For those interested in learning more, the letter to Charles Jeanne's sister is included here in English

chanvrerie, accessed November 2 2017

https://chanvrerie.net/history/june-1832/


The book (in French) is here

Bouchet, Thomas (Editor) https://www.amazon.fr/heures-serons-morts-barricad...

Cover Image Credit: Emily Hausheer

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I just don't seem to get the logic, or maybe I'm just a nice person.
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I've seen it on every social media outlet I have. It's the common tweet with thousands of favorites, the Facebook status with hundreds of shares, and even the Instagram caption to the ordinary selfie. For a while now, the idea of removing negative people from your life has become all the rage just about everywhere. Because who wants to hang out with someone who is gloomy all the time? Or complains all the time? Or doesn't see the glass as half full?

Well, as someone who can often see the glass half empty, I couldn't disagree more with such ignorant encouragement. What kind of person finds it so easy to abandon someone when they don't have a smile on their face? You don't know what they're going through. They need someone to talk to, and for that, one is encouraged to isolate them due to their negative attitude? I just don't seem to get the logic, or maybe I'm just a nice person.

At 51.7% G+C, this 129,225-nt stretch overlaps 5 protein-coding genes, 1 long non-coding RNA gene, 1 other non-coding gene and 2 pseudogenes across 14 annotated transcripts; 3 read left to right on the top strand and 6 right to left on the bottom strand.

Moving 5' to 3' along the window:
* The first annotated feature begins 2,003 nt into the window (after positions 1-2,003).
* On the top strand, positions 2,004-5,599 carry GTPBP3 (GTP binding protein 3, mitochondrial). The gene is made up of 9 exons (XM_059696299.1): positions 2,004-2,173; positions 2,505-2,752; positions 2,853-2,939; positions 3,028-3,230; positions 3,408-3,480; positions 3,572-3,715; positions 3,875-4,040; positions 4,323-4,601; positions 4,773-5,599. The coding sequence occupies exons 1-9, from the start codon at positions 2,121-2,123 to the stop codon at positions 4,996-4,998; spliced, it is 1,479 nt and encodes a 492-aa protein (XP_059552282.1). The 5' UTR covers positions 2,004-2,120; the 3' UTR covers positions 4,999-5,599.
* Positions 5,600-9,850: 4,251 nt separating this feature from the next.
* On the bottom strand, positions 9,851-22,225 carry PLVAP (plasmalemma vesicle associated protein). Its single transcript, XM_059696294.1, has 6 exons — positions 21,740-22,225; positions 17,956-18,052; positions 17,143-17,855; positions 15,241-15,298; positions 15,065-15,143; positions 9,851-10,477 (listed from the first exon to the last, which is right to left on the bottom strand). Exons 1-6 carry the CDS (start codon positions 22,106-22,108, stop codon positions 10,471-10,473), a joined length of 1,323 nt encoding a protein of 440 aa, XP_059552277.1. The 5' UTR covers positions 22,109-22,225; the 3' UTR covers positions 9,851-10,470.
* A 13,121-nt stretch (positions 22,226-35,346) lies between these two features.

When I see someone is not having the best day, I try to talk to them and cheer them up. I try to empathize and sympathize whenever I can because I don't like to see somebody upset. I wish nobody was upset, but the fact of the matter is, people aren't always happy all the time. And the last thing they need is to worry about is isolation from a friend, family member, or anyone because of how they feel.

Now, I believe there are several ways to interpret a negative attitude from someone, and when to truly isolate them from one's lives. Maybe you have a toxic boyfriend who consistently doesn't treat you well. For that, I would say adios. To the friend who always excludes you or the family member who has caused you harm time and time again, I would show them the door.